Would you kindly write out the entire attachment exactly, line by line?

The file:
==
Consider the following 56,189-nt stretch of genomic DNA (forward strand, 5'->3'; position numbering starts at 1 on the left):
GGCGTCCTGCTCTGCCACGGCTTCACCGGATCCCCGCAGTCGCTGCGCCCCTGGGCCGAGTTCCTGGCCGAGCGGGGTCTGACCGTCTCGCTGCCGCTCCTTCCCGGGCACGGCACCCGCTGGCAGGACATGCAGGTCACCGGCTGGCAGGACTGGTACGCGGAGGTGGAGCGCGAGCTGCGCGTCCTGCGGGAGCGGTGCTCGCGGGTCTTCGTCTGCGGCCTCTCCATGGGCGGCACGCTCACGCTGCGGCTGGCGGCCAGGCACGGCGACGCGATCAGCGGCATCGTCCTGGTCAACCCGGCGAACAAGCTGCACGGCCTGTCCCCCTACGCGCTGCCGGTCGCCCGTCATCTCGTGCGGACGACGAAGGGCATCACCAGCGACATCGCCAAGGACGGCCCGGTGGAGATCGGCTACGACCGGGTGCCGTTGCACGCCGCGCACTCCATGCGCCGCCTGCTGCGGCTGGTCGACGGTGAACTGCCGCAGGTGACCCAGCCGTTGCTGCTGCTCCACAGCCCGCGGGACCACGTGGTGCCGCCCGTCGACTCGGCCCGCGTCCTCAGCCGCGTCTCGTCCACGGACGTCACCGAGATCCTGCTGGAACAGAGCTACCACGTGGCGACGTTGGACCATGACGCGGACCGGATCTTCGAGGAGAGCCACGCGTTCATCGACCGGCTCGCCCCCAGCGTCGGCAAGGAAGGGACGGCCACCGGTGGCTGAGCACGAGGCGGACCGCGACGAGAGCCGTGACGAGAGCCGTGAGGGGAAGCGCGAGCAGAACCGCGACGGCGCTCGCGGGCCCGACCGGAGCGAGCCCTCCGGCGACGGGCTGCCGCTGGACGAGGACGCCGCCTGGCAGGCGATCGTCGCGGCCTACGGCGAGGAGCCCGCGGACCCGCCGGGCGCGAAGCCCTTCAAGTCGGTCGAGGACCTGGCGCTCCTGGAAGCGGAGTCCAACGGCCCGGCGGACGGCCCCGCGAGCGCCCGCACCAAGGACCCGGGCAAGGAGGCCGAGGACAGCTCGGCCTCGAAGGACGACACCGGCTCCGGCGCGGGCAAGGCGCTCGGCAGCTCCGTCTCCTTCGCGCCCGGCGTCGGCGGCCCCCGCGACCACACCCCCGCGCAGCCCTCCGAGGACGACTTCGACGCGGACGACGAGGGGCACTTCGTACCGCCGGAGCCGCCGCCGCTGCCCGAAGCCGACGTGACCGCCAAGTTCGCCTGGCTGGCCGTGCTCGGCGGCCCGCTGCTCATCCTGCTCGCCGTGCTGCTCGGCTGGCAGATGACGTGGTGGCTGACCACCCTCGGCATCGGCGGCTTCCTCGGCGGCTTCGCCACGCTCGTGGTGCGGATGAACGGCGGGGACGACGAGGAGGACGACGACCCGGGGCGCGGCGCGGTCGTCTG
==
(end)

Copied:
Consider the following 56,189-nt stretch of genomic DNA (forward strand, 5'->3'; position numbering starts at 1 on the left):
GGCGTCCTGCTCTGCCACGGCTTCACCGGATCCCCGCAGTCGCTGCGCCCCTGGGCCGAGTTCCTGGCCGAGCGGGGTCTGACCGTCTCGCTGCCGCTCCTTCCCGGGCACGGCACCCGCTGGCAGGACATGCAGGTCACCGGCTGGCAGGACTGGTACGCGGAGGTGGAGCGCGAGCTGCGCGTCCTGCGGGAGCGGTGCTCGCGGGTCTTCGTCTGCGGCCTCTCCATGGGCGGCACGCTCACGCTGCGGCTGGCGGCCAGGCACGGCGACGCGATCAGCGGCATCGTCCTGGTCAACCCGGCGAACAAGCTGCACGGCCTGTCCCCCTACGCGCTGCCGGTCGCCCGTCATCTCGTGCGGACGACGAAGGGCATCACCAGCGACATCGCCAAGGACGGCCCGGTGGAGATCGGCTACGACCGGGTGCCGTTGCACGCCGCGCACTCCATGCGCCGCCTGCTGCGGCTGGTCGACGGTGAACTGCCGCAGGTGACCCAGCCGTTGCTGCTGCTCCACAGCCCGCGGGACCACGTGGTGCCGCCCGTCGACTCGGCCCGCGTCCTCAGCCGCGTCTCGTCCACGGACGTCACCGAGATCCTGCTGGAACAGAGCTACCACGTGGCGACGTTGGACCATGACGCGGACCGGATCTTCGAGGAGAGCCACGCGTTCATCGACCGGCTCGCCCCCAGCGTCGGCAAGGAAGGGACGGCCACCGGTGGCTGAGCACGAGGCGGACCGCGACGAGAGCCGTGACGAGAGCCGTGAGGGGAAGCGCGAGCAGAACCGCGACGGCGCTCGCGGGCCCGACCGGAGCGAGCCCTCCGGCGACGGGCTGCCGCTGGACGAGGACGCCGCCTGGCAGGCGATCGTCGCGGCCTACGGCGAGGAGCCCGCGGACCCGCCGGGCGCGAAGCCCTTCAAGTCGGTCGAGGACCTGGCGCTCCTGGAAGCGGAGTCCAACGGCCCGGCGGACGGCCCCGCGAGCGCCCGCACCAAGGACCCGGGCAAGGAGGCCGAGGACAGCTCGGCCTCGAAGGACGACACCGGCTCCGGCGCGGGCAAGGCGCTCGGCAGCTCCGTCTCCTTCGCGCCCGGCGTCGGCGGCCCCCGCGACCACACCCCCGCGCAGCCCTCCGAGGACGACTTCGACGCGGACGACGAGGGGCACTTCGTACCGCCGGAGCCGCCGCCGCTGCCCGAAGCCGACGTGACCGCCAAGTTCGCCTGGCTGGCCGTGCTCGGCGGCCCGCTGCTCATCCTGCTCGCCGTGCTGCTCGGCTGGCAGATGACGTGGTGGCTGACCACCCTCGGCATCGGCGGCTTCCTCGGCGGCTTCGCCACGCTCGTGGTGCGGATGAACGGCGGGGACGACGAGGAGGACGACGACCCGGGGCGCGGCGCGGTCGTCTG